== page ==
101 Days of D&D: Holiday break

I’m pretty much familied-up for the next few days, and I’m cooking the Thanksgiving meal at our house this year, so I haven’t had much time to write anything.

I’m working on a scenario for this week’s game on Saturday night, and I’ve got a list of pieces for this series I’m thinking about, too, including:

  • miniatures vs. counters vs. air
  • Hit Points: man, do I hate ’em!
  • useful podcasts for DMs
  • much, much MORE!

Here’s to everyone having a safe and happy Thanksgiving holiday!

101 Days of D&D: reward systems

I spent much of last night involved in a long email conversation with one of the players in my Eberron campaign, we’ll call him “Tim” (which is convenient, since that’s his actual name). Tim sent me a link to the Experience section of “Sweet20”, which is Clinton Nixon’s (of Shadows of Yesterday and The Forge fame) first part of his D&D re-working. Boiled down to its essence, it involved yanking the “kill things and take their stuff” reward system and inserts a pretty elegant and simple system for players deciding what they’ll be rewarded for.

Part of my problem with D&D is that I like the flavor of D&D (especially in the Eberron campaign setting), the vast amounts of published support for it, the communities (both online and in “real” life), and the tradition/nostalgia factor.

However, I seem to want that D&D “flavor” in a game that gets beyond “killing things and taking their stuff,” though I acknowledge that is D&D’s core story. There’s just no way around that. I want something more complex and compelling from a story perspective. In my experience, most D&D groups do that sort of thing anyway if it appeals to them, there just aren’t any game mechanics to support it in D&D 3.5. They just do it and it doesn’t have any connection to their reward/advancement system. But, the Sweet20 Experience system seems to offer a pretty plug-and-play reward mechanic which does support play outside that considered by the D&D core story.

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101 Days of D&D: "Spotlight episodes"

There’s a great RPG called Primetime Adventures by Matt Wilson. It’s a heck of a game. It’s my favorite of the “indie,” narrativist RPGs. It’s really good stuff. I highly recommend it if you love good stories and good TV. It’s also a great one-shot or convention game, too.

Not only is PTA a great game in and of itself, it has really affected the way I look at running other RPGs, too, even D&D. In PTA you create a TV show and play through some episodes. Like with TV, not all the starring characters in the show (“protagonists,” in PTA lingo) are the star of every single episode. PTA uses a concept called “screen presence,” which dictates how much of the episode is centered on any given protagonist. Each protagonist will have a screen presence that will vary throughout the season. For example, in a short, five-episode season, Protagonist A might have a screen presence of 1,2,2,3,1. 1 meaning a minor, supporting role and 3 meaning A is the star of that episode. In fact, A’s not just the star, that episode is her “spotlight episode.” PTA defines “spotlight episode as:

Every protagonist has one spotlight episode per season, and it presents a player with a clear opportunity to reveal that protagonist’s complexity. Spotlight episodes are the ones where the studio knows they have a doozy and promote it like crazy all week. For this episode, the spotlight character blossoms in front of the camera, and by the end, that character can’t help but to have grown.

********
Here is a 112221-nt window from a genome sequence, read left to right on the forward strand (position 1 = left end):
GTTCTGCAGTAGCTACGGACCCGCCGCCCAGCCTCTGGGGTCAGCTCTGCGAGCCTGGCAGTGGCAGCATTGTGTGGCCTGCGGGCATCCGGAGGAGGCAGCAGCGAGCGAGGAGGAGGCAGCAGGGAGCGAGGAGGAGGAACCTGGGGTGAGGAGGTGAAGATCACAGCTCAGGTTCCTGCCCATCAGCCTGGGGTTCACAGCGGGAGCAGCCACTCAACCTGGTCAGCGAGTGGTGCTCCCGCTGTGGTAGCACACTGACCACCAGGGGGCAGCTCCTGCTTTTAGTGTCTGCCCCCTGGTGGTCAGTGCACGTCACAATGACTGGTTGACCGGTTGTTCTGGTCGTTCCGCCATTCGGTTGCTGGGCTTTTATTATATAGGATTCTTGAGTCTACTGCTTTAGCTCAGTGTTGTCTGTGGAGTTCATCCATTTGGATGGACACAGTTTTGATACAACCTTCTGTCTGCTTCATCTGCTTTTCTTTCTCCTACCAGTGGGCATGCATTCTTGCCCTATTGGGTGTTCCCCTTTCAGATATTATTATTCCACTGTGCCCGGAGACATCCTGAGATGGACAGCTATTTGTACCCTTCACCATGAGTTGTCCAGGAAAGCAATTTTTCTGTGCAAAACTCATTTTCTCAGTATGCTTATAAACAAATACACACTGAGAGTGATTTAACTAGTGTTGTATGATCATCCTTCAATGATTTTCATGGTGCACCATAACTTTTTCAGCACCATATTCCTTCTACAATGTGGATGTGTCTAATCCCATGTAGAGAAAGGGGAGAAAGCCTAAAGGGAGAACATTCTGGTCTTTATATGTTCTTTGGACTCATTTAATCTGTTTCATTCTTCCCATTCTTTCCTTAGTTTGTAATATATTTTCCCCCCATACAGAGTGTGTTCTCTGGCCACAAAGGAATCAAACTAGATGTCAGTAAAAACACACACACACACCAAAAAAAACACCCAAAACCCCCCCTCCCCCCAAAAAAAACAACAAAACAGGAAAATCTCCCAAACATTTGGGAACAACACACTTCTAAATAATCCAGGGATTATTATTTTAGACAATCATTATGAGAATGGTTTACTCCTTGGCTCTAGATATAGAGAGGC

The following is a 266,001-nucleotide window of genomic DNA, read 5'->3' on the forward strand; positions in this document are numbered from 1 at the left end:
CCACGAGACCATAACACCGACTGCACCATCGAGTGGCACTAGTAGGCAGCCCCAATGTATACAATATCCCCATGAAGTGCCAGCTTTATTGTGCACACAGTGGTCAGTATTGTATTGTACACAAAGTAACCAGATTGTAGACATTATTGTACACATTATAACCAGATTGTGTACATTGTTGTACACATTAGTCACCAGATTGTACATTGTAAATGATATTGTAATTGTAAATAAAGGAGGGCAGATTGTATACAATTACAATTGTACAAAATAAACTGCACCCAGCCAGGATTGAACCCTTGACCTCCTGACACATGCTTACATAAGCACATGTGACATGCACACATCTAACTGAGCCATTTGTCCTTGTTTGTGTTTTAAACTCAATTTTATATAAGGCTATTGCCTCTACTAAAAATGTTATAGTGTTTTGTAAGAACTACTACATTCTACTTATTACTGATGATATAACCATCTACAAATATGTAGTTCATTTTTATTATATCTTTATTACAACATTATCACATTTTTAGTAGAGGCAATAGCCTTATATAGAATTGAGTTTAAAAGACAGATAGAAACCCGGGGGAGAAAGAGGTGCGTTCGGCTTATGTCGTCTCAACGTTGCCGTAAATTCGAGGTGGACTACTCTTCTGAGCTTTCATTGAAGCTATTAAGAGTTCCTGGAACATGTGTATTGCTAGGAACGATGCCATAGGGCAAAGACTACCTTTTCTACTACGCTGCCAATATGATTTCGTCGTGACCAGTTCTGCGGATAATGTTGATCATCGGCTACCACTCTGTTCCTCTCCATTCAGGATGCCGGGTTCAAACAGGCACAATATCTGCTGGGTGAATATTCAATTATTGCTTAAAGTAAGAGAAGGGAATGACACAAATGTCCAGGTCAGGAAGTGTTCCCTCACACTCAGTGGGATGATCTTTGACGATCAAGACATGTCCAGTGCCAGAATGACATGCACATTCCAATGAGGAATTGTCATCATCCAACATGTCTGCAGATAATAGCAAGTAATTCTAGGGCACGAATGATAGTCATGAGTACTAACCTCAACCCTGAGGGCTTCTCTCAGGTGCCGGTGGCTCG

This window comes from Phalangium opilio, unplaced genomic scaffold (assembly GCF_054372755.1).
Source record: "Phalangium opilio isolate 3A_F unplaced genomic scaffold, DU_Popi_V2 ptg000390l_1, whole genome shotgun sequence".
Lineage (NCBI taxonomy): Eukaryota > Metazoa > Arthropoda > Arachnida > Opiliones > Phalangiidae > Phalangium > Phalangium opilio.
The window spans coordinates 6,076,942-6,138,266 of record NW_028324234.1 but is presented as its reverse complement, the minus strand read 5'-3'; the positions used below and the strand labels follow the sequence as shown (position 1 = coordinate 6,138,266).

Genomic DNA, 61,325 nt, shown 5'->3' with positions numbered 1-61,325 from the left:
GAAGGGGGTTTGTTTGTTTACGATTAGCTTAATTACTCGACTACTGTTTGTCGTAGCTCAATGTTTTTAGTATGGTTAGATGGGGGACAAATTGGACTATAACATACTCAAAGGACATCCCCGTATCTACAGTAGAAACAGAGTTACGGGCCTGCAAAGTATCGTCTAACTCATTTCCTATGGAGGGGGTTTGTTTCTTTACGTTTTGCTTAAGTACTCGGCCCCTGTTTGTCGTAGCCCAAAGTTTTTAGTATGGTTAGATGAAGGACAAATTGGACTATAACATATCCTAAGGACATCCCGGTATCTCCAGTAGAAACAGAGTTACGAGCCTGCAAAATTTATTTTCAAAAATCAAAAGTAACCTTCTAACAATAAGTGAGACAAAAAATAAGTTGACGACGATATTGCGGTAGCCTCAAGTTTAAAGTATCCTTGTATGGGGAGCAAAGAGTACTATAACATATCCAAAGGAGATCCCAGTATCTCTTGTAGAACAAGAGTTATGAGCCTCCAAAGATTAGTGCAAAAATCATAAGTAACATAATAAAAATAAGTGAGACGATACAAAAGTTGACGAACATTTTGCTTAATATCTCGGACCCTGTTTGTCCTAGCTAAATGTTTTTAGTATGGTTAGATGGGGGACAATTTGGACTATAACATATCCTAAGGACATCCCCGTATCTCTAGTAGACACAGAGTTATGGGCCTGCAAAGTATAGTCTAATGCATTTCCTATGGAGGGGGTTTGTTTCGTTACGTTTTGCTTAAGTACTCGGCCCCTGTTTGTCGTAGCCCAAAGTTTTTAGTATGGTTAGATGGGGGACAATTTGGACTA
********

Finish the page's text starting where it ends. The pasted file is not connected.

I really like the concept of spotlight episodes in RPGs. Sure, they often evolve naturally on their own, but I like the idea of planning an adventure around a certain character’s — and its player’s — personality, history, desires, fears, etc. in a way that might result in a big epiphany or victory (or defeat) that will change the character or how the player runs it.

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101 Days of D&D: self homework assignment #1 (Actions and Attacks of Opportunities)

I warned you about posts like this! Friday night’s session revealed a couple of real shortcomings in my knowledge of the rules of 3.5e. So, my homework before next session is to get down a solid understanding of the following:

  • Actions: what’s a movement action, what’s a full action, what’s a free action, etc. — you get the idea.
  • Attacks of Opportunity: strongly related to actions. I just don’t always get what provokes an AoO and what sorts of actions (little-a action) can be A0Os.

Tomorrow’s post is more meaty. I promise!

101 Days of D&D: good roleplaying blogs

There are tons of good (and even more bad) websites dedicated to all facets of the roleplaying experience. I’ve been a regular reader (though rarely a participant) in the RPG.net forums, ENWorld, The Forge, and other rpg forums for a long time. But, it’s only recently that I’ve been reading and actively seeking out good rpg blogs. That’s weird, of course, because I’ve been reading blogs since before they were called “blogs.” I’ve had this blog since 2000 (though my archives only go back to 2001).

I’m finding a lot of great GMing advice in some blogs, and I read 4-5 on a regular basis (those that have RSS feeds, anyway), and I discover more good ones every day. So, without further rambling on my part, the list that follows consists the ones I find the most interesting, entertaining, and/or helpful. They’re not all strictly roleplaying blogs, but they all inform my roleplaying.

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